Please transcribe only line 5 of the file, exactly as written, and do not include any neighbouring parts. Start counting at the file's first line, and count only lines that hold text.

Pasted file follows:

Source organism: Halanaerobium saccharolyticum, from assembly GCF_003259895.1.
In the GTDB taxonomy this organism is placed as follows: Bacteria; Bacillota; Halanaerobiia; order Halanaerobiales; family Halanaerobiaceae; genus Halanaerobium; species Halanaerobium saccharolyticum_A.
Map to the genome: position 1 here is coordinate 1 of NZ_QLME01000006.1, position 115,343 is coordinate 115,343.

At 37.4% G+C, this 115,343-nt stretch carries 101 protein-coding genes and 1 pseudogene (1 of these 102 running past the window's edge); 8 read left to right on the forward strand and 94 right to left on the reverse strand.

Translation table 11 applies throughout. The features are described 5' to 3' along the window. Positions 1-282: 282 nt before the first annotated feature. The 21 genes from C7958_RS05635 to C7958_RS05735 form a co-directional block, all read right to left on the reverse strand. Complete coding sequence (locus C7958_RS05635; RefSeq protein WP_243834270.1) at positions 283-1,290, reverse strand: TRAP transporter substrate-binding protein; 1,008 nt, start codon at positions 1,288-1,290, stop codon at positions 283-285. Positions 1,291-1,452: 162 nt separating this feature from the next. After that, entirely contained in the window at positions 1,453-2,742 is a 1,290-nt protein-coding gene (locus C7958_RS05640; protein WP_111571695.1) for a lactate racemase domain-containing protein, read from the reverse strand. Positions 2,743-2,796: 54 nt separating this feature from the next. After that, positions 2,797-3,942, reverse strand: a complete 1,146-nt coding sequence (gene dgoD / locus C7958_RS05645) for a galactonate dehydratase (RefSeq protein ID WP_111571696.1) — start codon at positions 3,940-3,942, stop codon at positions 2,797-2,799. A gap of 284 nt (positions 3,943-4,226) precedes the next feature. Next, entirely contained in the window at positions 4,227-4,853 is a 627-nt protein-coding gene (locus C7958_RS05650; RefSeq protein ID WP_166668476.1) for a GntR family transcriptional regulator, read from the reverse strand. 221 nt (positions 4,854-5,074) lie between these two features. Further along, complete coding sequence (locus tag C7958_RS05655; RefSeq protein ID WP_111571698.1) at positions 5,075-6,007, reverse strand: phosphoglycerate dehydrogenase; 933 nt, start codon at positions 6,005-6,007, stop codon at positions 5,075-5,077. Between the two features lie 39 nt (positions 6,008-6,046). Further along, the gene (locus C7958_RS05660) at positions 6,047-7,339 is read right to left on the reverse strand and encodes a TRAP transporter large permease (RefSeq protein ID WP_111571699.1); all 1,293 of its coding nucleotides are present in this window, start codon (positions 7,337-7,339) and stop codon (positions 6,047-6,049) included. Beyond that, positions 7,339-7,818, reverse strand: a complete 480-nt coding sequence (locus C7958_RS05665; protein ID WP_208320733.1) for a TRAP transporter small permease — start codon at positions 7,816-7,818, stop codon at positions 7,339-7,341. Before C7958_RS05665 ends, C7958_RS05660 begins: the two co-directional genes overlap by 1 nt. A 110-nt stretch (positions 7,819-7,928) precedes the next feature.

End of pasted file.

Translation table 11 applies throughout. The features are described 5' to 3' along the window. Positions 1-282: 282 nt before the first annotated feature. The 21 genes from C7958_RS05635 to C7958_RS05735 form a co-directional block, all read right to left on the reverse strand. Complete coding sequence (locus C7958_RS05635; RefSeq protein WP_243834270.1) at positions 283-1,290, reverse strand: TRAP transporter substrate-binding protein; 1,008 nt, start codon at positions 1,288-1,290, stop codon at positions 283-285. Positions 1,291-1,452: 162 nt separating this feature from the next. After that, entirely contained in the window at positions 1,453-2,742 is a 1,290-nt protein-coding gene (locus C7958_RS05640; protein WP_111571695.1) for a lactate racemase domain-containing protein, read from the reverse strand. Positions 2,743-2,796: 54 nt separating this feature from the next. After that, positions 2,797-3,942, reverse strand: a complete 1,146-nt coding sequence (gene dgoD / locus C7958_RS05645) for a galactonate dehydratase (RefSeq protein ID WP_111571696.1) — start codon at positions 3,940-3,942, stop codon at positions 2,797-2,799. A gap of 284 nt (positions 3,943-4,226) precedes the next feature. Next, entirely contained in the window at positions 4,227-4,853 is a 627-nt protein-coding gene (locus C7958_RS05650; RefSeq protein ID WP_166668476.1) for a GntR family transcriptional regulator, read from the reverse strand. 221 nt (positions 4,854-5,074) lie between these two features. Further along, complete coding sequence (locus tag C7958_RS05655; RefSeq protein ID WP_111571698.1) at positions 5,075-6,007, reverse strand: phosphoglycerate dehydrogenase; 933 nt, start codon at positions 6,005-6,007, stop codon at positions 5,075-5,077. Between the two features lie 39 nt (positions 6,008-6,046). Further along, the gene (locus C7958_RS05660) at positions 6,047-7,339 is read right to left on the reverse strand and encodes a TRAP transporter large permease (RefSeq protein ID WP_111571699.1); all 1,293 of its coding nucleotides are present in this window, start codon (positions 7,337-7,339) and stop codon (positions 6,047-6,049) included. Beyond that, positions 7,339-7,818, reverse strand: a complete 480-nt coding sequence (locus C7958_RS05665; protein ID WP_208320733.1) for a TRAP transporter small permease — start codon at positions 7,816-7,818, stop codon at positions 7,339-7,341. Before C7958_RS05665 ends, C7958_RS05660 begins: the two co-directional genes overlap by 1 nt. A 110-nt stretch (positions 7,819-7,928) precedes the next feature.